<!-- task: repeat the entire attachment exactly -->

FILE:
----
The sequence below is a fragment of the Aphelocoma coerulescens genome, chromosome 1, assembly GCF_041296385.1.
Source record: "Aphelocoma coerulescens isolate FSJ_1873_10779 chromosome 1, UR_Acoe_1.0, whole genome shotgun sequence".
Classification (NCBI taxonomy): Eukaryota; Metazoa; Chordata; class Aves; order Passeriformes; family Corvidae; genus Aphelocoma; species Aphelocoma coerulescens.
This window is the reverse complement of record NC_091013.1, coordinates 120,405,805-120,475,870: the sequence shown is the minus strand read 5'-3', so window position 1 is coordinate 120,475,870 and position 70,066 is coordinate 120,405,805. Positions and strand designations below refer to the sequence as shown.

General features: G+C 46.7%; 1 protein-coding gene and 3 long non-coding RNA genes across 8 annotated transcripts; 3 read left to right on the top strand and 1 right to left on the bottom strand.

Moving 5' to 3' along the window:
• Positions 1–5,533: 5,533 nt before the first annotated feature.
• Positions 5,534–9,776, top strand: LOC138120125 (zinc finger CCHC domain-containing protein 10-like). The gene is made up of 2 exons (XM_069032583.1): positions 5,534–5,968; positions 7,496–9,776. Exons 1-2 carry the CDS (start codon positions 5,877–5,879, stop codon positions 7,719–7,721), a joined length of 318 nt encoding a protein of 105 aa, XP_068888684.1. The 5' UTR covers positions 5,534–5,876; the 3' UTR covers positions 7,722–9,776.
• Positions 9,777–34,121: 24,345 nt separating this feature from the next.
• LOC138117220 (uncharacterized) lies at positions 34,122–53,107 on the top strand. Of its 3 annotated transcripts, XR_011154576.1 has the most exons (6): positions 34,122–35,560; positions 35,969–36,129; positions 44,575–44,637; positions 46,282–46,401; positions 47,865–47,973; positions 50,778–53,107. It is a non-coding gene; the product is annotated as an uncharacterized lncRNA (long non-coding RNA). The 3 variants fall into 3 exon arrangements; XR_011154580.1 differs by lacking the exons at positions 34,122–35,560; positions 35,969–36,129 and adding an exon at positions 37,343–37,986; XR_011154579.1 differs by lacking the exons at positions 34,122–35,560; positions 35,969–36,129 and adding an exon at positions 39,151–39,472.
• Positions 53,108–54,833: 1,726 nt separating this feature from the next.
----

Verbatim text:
The sequence below is a fragment of the Aphelocoma coerulescens genome, chromosome 1, assembly GCF_041296385.1.
Source record: "Aphelocoma coerulescens isolate FSJ_1873_10779 chromosome 1, UR_Acoe_1.0, whole genome shotgun sequence".
Classification (NCBI taxonomy): Eukaryota; Metazoa; Chordata; class Aves; order Passeriformes; family Corvidae; genus Aphelocoma; species Aphelocoma coerulescens.
This window is the reverse complement of record NC_091013.1, coordinates 120,405,805-120,475,870: the sequence shown is the minus strand read 5'-3', so window position 1 is coordinate 120,475,870 and position 70,066 is coordinate 120,405,805. Positions and strand designations below refer to the sequence as shown.

General features: G+C 46.7%; 1 protein-coding gene and 3 long non-coding RNA genes across 8 annotated transcripts; 3 read left to right on the top strand and 1 right to left on the bottom strand.

Moving 5' to 3' along the window:
• Positions 1–5,533: 5,533 nt before the first annotated feature.
• Positions 5,534–9,776, top strand: LOC138120125 (zinc finger CCHC domain-containing protein 10-like). The gene is made up of 2 exons (XM_069032583.1): positions 5,534–5,968; positions 7,496–9,776. Exons 1-2 carry the CDS (start codon positions 5,877–5,879, stop codon positions 7,719–7,721), a joined length of 318 nt encoding a protein of 105 aa, XP_068888684.1. The 5' UTR covers positions 5,534–5,876; the 3' UTR covers positions 7,722–9,776.
• Positions 9,777–34,121: 24,345 nt separating this feature from the next.
• LOC138117220 (uncharacterized) lies at positions 34,122–53,107 on the top strand. Of its 3 annotated transcripts, XR_011154576.1 has the most exons (6): positions 34,122–35,560; positions 35,969–36,129; positions 44,575–44,637; positions 46,282–46,401; positions 47,865–47,973; positions 50,778–53,107. It is a non-coding gene; the product is annotated as an uncharacterized lncRNA (long non-coding RNA). The 3 variants fall into 3 exon arrangements; XR_011154580.1 differs by lacking the exons at positions 34,122–35,560; positions 35,969–36,129 and adding an exon at positions 37,343–37,986; XR_011154579.1 differs by lacking the exons at positions 34,122–35,560; positions 35,969–36,129 and adding an exon at positions 39,151–39,472.
• Positions 53,108–54,833: 1,726 nt separating this feature from the next.